There was a time when Liquidmetal Technologies (PINKSHEETS: LQMT) was on the brink of something massive, or at least that’s what was being reported by a number of touters, but the materials technology company that develops and commercializes products made from amorphous alloys has yet to deliver on the promises of others and the question is, will they ever?
At one time LQMT was putting together days in which trading volume topped the 14 million mark and their share price was consistently moving above the 0.60 level. Those days appear to be a distant memory even though they were just a few short months ago. Now LQMT is trading around the 0.27 level with volume a fraction of what its former self.
Unfortunately for LQMT reality set in for investors, understanding that the hype surrounding an Apple, Inc. (NASDAQ: AAPL) agreement was not going to be the tipping point for financial riches. While promoters tried to use that hype once more in June, pointing to an amendment to the Master Transaction Agreement previously entered into on August 5, 2010, investors have taken to the axiom “fool me once….”
Other than noting that the MTA had been amended to extend the end date from February 5, 2012 to February 5, 2014 there were no details regarding the financial benefit for LQMT. As is well known now, the previously entered agreement with AAPL was essentially a cash grab for LQMT, providing no means to establish a long-term revenue stream through royalties, sales, etc.
For those who don’t remember, LQMT licensed their technology to AAPL on a pre-paid basis, giving AAPL the exclusive rights to use Liquidmetal technology in consumer electronics; the idea being that AAPL would implement the technology in their popular iPhone. Of course even if AAPL did use the technology in their iPhone it would have meant nothing financially for LQMT due to the nature of the MTA.
To say it would have meant nothing financially for LQMT may be a bit unfair as the company may have been able to leverage the buzz surrounding their technology inclusion into other ventures but to date that hasn’t happened. The fact that AAPL holds the exclusive rights to use the technology in consumer electronics certainly doesn’t help LQMT’s prospects any.
The obvious question is what is LQMT going to do next? It goes without saying their series of amorphous metal alloys have some impressive credentials, they were originally developed at California Institute of Technology, but it appears as if the company needs to shift their focus. It’s not as if consumer electronics are the only products that can be improved by these alloys, made up of a mix of titanium, copper, zirconium, and others.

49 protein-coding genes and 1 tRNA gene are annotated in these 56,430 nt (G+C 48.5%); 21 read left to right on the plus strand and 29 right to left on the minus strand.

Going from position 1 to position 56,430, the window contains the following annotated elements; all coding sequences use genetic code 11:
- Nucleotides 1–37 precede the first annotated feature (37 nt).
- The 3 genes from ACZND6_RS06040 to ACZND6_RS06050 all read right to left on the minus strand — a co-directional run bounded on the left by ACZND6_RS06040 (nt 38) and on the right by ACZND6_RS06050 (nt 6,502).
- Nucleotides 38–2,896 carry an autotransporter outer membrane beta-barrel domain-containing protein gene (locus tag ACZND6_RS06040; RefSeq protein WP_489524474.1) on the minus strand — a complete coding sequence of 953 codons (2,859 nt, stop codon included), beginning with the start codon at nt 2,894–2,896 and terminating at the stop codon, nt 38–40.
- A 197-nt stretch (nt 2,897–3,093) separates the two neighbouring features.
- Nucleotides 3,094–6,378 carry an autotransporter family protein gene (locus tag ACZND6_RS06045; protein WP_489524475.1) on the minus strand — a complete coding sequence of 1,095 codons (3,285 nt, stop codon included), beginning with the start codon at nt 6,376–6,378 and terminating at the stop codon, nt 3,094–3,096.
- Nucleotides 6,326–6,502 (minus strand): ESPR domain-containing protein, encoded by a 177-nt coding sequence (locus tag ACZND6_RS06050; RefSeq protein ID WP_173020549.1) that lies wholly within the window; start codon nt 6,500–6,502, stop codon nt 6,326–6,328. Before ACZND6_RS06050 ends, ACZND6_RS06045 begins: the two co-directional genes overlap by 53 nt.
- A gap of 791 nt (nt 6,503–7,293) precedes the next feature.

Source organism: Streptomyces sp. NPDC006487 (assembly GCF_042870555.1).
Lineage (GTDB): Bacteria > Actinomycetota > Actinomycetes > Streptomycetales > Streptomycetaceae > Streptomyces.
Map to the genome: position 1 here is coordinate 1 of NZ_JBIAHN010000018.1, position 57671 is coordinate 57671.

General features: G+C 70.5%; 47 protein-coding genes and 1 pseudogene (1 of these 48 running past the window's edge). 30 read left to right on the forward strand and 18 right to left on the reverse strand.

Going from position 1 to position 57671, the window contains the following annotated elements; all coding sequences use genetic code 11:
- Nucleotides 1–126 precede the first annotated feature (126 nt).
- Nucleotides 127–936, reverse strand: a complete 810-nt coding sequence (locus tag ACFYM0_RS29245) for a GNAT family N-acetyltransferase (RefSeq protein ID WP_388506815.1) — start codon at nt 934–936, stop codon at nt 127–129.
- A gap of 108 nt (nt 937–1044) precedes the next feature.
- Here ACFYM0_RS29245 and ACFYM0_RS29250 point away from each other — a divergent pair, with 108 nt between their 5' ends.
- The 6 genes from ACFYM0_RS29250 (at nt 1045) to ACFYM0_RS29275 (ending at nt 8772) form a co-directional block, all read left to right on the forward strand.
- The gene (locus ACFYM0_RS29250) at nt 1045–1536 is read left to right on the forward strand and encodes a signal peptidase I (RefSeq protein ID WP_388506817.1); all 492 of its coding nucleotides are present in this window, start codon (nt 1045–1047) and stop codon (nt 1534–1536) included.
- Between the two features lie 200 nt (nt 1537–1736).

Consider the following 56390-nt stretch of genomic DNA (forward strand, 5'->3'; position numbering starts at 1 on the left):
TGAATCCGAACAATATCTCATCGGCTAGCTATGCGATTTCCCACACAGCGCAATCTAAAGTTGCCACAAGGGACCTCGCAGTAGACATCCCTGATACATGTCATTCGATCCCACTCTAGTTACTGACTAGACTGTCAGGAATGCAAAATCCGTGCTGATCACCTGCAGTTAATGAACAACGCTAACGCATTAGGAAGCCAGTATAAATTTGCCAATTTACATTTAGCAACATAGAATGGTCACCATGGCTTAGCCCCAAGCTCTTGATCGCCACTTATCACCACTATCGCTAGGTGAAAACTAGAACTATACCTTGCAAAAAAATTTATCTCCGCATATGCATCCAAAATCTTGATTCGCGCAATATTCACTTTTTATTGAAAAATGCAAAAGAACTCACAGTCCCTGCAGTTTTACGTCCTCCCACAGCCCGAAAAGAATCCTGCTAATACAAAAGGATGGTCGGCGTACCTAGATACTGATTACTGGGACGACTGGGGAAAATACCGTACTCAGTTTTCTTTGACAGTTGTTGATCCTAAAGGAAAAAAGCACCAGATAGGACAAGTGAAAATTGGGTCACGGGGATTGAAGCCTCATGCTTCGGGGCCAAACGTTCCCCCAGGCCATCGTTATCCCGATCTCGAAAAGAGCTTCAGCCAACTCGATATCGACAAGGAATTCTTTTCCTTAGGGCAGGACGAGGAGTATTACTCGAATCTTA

In fact these amorphous metal alloys could be applicable in many industries due to their high tensile strength, excellent resistance to corrosion, and strong resistance to scratches. Among the items that this technology could find its way into are components for aerospace, commercial imaging devices, medical devices as well as sporting goods & leisure products. That being said, LQMT has fallen short of tackling these potential markets, seemingly blinded by an Apple deal that really has no upside for the company or its shareholders.
Perhaps seeing LQMT technology in the iPhone would make it easier to attract other industries but sitting around waiting for that day has been costly. Looking at LQMT most recent quarterly earnings report the company saw a sharp decline in revenue, reporting earnings of $196,000 for the three months ended March 31, 2012 compared to $504,000 for the three months ended March 31, 2011. As noted by the company, “The decrease was primarily attributable to a one time license fee of $381 thousand from a Liquidmetal alloy license agreement recognized in 2011.”
Even more head-scratching is the fact that selling, marketing, general, and administrative expenses for the most recent period were $959,000, or 524% of revenue, compared to $1.0 million, or 834% of revenue, for the three months ended March 31, 2011. There is something wrong with that picture.
On top of all this LQMT is essentially reliant on the sale of securities to keep their operations running, a scenario that doesn’t bode well for shareholders who are opposed to dilution. Unless LQMT can find their way into new industries and prove they aren’t simply an Apple project the company will continue to struggle.